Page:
Matt McGeagh and his partner Peter Sweeney have started a new business, ALAO Invest, that helps connect new business owners with social media “influencers.”
Basically, Act Like an Owner (ALAO) is an investing platform that works to allow anyone and everyone the ability to be an owner of a favorite company and participate in private investing.
“We saw a few trends that we found interesting in the fundraising world and looked for a way to bring it to a broader set of investors rather than just the very top of the investing space,” said McGeagh, who grew up in Pacific Palisades and graduated from Loyola High School.
The company’s mission is “Invest in brands you believe in with influencers your love.”
A former PPBA player (where his father, Rick, was a longtime coach), McGeagh was a college standout at the University of Pennsylvania. In 2019, the third-baseman was one of only five players to start all 41 of Penn’s games and finished with the second-most appearances (166) and starts (163) among Penn position players in program history. In 2019, he scored a career-high 29 runs and posted a career-high .369 on-base percentage.
While playing baseball, McGeagh also focused on his studies and finance and graduated from the Wharton School of Business in 2019.
He was hired by Goldman Sachs in the Healthcare M&A Group, based in New York City. He ran into Sweeney, who was also working at the same company, in the tech, media and telecom capital markets group.
They saw a niche in the crowdfunding market that was not readily available to many investors. McGeagh explained that companies, such as Republic, Startengine and Wefunder, do not tie in the creator (influencer) world.
McGeagh and Sweeney define “Influencers” as a broader term for celebrities, athletes and Instagram, YouTube and Tik Tok personalities. They are “essentially anyone who has a large following that they can leverage to help grow a business that they align with,” McGeagh said.
“Our focus will be on consumer facing brands,” the Palisades resident said. “We differ from traditional Venture Capital as we allow non-accredited investors to invest – whereas traditional VC usually has very large minimum investments and high barriers to entry. We hope to be complementary to VC funding as there are benefits to raising money from traditional VC’s and from your community (ALAO).”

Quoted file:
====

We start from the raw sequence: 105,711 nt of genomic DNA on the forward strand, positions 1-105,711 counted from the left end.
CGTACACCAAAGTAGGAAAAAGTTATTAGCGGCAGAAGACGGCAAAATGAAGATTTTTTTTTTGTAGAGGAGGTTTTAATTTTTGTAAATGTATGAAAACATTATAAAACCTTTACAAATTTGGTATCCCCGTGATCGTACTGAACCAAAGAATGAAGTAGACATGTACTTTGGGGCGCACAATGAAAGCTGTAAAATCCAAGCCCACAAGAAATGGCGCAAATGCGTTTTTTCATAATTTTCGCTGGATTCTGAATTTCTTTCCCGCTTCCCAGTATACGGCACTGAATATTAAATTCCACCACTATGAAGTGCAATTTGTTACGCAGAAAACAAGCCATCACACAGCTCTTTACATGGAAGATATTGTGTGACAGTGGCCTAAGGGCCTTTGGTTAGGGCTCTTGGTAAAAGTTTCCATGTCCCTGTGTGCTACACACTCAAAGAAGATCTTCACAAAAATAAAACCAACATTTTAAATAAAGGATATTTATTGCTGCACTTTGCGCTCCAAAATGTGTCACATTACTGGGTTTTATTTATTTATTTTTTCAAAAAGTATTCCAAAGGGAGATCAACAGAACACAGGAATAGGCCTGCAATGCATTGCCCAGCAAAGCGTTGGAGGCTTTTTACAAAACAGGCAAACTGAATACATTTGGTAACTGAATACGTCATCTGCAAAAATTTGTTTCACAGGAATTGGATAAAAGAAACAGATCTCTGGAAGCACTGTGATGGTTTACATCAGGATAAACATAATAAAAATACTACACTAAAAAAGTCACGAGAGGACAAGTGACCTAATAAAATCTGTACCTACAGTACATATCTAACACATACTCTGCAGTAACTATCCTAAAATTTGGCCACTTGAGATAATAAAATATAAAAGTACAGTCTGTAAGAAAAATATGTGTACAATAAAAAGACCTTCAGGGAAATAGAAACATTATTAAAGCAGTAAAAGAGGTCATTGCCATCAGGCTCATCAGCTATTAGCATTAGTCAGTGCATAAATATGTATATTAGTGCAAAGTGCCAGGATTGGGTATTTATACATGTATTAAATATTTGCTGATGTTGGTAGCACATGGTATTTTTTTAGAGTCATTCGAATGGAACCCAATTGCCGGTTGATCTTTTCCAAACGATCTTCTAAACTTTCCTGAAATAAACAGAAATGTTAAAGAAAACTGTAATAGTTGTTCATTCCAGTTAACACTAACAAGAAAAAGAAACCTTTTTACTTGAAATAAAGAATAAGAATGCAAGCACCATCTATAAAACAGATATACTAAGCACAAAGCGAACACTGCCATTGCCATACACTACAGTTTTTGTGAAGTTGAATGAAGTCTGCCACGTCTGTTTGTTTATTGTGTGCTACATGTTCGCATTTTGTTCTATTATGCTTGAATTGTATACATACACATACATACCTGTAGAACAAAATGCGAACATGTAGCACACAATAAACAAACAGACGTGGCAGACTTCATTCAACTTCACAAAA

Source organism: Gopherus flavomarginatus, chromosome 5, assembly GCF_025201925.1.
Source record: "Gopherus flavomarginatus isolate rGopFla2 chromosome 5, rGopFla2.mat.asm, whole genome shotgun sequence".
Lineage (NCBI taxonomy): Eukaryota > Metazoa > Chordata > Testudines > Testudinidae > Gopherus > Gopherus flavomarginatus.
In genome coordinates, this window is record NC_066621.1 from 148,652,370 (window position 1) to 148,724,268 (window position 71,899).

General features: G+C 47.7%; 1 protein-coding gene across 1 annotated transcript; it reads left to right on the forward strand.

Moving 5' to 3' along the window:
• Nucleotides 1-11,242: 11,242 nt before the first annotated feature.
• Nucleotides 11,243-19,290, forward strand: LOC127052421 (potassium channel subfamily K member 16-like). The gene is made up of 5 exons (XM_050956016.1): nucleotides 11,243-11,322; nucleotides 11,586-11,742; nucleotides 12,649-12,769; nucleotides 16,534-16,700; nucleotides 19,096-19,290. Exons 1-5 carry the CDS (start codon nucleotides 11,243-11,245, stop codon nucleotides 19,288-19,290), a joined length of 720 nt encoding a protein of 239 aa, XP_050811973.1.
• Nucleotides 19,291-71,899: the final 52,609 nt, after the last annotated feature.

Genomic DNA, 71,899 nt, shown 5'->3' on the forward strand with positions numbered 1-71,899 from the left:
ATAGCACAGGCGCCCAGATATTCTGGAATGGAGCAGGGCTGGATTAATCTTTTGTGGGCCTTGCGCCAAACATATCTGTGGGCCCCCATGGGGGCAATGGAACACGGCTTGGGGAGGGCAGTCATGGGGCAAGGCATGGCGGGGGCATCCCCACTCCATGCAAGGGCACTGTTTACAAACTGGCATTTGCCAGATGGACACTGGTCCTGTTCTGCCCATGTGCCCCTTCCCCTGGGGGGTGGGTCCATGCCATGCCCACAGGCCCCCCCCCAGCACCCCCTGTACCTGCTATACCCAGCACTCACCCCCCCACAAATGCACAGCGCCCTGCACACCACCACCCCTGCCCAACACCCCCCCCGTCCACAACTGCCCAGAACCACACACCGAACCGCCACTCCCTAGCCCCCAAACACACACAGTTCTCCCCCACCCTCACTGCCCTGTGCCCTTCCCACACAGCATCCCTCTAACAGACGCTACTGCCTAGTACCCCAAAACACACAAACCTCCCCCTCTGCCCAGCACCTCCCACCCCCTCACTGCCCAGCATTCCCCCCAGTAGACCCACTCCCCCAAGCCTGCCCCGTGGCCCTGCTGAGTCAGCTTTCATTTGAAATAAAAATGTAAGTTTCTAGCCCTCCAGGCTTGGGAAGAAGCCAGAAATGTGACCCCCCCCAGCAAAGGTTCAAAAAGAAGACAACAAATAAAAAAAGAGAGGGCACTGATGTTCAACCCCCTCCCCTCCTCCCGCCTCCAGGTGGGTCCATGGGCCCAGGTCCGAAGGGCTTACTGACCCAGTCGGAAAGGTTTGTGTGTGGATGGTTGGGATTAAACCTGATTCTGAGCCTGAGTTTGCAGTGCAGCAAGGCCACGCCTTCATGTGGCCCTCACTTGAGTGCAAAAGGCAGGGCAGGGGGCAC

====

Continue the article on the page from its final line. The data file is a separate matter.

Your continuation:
CTN asked if startup businesses could come to ALAO and McGeagh explained how that might work.
“If a company selling headbands needed $1mm in funding they would come on our platform — pair with an influencer (possibly an athlete who loves their headbands) and then go to ‘lay investors’ on our platform to raise the remaining $1mm round of funding. The idea is that aligning yourself with an influencer and your customers through equity creates marketing synergies that are not seen traditionally,” he said, noting that if someone is interested in investing in a start-up, they make an account on our platform and then have access to the deals that we onboard to fundraise.”
The company is unique because the focus is on three stakeholders: rising companies, influencers and lay investors. “Each has a unique value proposition to engage on the platform,” McGeagh said.
“Companies can create a ‘stickier’ consumer base by fundraising from their communities while also gaining the partnership of an influencer who has a powerful marketing engine at their disposal,” he said.
“Influencers can participate in the growth they create for brands, which is not done with the traditional paid-per-post model. Being an owner in a business is also a more authentic way to engage with their following as sponsored ads can come off as ingenuine and thus less impactful / dilutive to both the company and influencers brands,” McGeagh said, noting that lay investors can invest at the earliest stages of a company.